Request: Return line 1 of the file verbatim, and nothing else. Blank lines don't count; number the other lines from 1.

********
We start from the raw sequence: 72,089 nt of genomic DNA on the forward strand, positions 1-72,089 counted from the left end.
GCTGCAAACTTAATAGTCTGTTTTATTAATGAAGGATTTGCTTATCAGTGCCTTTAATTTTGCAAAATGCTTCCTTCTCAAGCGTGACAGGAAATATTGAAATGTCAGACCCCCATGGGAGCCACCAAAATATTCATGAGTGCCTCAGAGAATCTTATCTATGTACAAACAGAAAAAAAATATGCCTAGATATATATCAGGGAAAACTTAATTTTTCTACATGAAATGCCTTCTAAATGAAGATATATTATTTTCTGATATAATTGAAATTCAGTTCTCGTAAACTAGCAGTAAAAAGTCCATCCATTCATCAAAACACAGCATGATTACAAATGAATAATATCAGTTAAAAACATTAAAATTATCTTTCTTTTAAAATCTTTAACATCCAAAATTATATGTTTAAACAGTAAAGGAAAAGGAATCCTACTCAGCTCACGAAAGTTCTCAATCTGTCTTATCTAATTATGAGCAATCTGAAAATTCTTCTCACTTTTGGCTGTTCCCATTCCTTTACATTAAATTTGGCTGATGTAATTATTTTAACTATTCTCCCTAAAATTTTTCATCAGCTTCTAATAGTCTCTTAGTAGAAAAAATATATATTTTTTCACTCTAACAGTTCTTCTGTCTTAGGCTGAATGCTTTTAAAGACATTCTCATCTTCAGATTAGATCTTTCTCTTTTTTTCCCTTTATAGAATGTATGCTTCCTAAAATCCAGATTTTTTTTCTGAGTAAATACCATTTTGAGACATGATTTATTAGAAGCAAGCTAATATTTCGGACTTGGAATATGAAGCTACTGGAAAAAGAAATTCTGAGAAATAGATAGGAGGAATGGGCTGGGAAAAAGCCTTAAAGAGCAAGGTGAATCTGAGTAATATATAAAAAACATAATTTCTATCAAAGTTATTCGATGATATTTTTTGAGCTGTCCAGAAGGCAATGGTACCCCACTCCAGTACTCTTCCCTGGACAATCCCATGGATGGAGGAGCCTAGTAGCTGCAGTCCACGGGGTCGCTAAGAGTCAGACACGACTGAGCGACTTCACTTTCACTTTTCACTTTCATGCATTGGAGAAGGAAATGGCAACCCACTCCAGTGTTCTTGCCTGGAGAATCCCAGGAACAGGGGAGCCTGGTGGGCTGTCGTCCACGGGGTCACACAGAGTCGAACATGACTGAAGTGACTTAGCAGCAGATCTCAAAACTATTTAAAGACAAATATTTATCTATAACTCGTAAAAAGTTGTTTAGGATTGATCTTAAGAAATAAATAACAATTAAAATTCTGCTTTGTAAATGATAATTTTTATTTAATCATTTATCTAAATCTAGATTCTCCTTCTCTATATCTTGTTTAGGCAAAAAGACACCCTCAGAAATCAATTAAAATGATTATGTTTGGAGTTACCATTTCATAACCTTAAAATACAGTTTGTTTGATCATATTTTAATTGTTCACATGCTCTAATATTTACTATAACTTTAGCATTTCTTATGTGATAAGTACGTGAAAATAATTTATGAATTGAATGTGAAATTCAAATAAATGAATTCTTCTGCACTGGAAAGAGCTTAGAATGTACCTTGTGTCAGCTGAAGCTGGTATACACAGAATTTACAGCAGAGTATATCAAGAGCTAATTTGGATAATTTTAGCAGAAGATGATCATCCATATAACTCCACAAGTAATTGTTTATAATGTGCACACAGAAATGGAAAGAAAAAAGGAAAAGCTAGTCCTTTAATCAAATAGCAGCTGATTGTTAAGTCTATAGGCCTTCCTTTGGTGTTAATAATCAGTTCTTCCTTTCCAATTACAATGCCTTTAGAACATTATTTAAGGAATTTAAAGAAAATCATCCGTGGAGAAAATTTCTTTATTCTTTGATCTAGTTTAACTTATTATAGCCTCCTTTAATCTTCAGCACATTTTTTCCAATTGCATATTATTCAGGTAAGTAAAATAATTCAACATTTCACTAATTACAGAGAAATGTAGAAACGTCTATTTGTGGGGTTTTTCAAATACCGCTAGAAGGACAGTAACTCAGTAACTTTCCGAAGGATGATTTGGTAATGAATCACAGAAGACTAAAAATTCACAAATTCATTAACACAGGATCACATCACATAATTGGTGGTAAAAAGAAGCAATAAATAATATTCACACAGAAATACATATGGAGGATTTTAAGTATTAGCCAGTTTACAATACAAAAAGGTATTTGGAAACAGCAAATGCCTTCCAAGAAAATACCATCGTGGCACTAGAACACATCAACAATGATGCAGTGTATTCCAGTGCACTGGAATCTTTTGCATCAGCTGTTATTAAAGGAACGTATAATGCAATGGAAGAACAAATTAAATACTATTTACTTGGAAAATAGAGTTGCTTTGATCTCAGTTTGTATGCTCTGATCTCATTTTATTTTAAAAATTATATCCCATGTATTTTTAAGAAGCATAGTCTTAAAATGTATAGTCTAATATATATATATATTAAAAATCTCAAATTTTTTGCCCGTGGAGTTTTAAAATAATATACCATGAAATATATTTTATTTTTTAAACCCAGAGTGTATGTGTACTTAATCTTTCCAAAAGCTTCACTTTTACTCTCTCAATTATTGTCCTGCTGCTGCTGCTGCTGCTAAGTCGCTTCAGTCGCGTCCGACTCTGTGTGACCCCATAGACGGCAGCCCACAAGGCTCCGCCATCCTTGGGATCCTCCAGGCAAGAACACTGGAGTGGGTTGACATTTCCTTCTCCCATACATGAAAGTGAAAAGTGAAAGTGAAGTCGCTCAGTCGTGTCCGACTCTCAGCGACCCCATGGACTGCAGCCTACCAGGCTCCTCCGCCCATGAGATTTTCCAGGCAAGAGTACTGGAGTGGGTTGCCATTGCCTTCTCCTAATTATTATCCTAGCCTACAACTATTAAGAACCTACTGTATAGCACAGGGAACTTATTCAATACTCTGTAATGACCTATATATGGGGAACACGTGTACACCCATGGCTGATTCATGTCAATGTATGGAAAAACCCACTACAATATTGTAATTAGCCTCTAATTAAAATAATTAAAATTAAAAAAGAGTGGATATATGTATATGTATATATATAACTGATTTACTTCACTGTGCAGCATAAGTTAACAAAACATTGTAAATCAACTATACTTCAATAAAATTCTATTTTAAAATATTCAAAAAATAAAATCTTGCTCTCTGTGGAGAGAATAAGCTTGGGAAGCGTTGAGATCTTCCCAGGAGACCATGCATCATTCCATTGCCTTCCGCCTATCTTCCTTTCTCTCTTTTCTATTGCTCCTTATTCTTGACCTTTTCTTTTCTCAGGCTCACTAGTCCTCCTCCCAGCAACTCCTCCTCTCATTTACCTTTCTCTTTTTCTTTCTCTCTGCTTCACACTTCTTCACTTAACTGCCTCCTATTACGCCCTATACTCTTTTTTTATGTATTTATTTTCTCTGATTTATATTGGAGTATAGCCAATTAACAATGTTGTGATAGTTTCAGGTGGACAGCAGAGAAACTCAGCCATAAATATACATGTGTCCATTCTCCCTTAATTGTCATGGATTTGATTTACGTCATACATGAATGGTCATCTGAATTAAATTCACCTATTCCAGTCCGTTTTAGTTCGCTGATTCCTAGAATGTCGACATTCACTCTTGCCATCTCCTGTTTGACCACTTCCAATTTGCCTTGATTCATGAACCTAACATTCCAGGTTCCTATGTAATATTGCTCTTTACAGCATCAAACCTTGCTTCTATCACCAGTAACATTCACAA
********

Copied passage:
We start from the raw sequence: 72,089 nt of genomic DNA on the forward strand, positions 1-72,089 counted from the left end.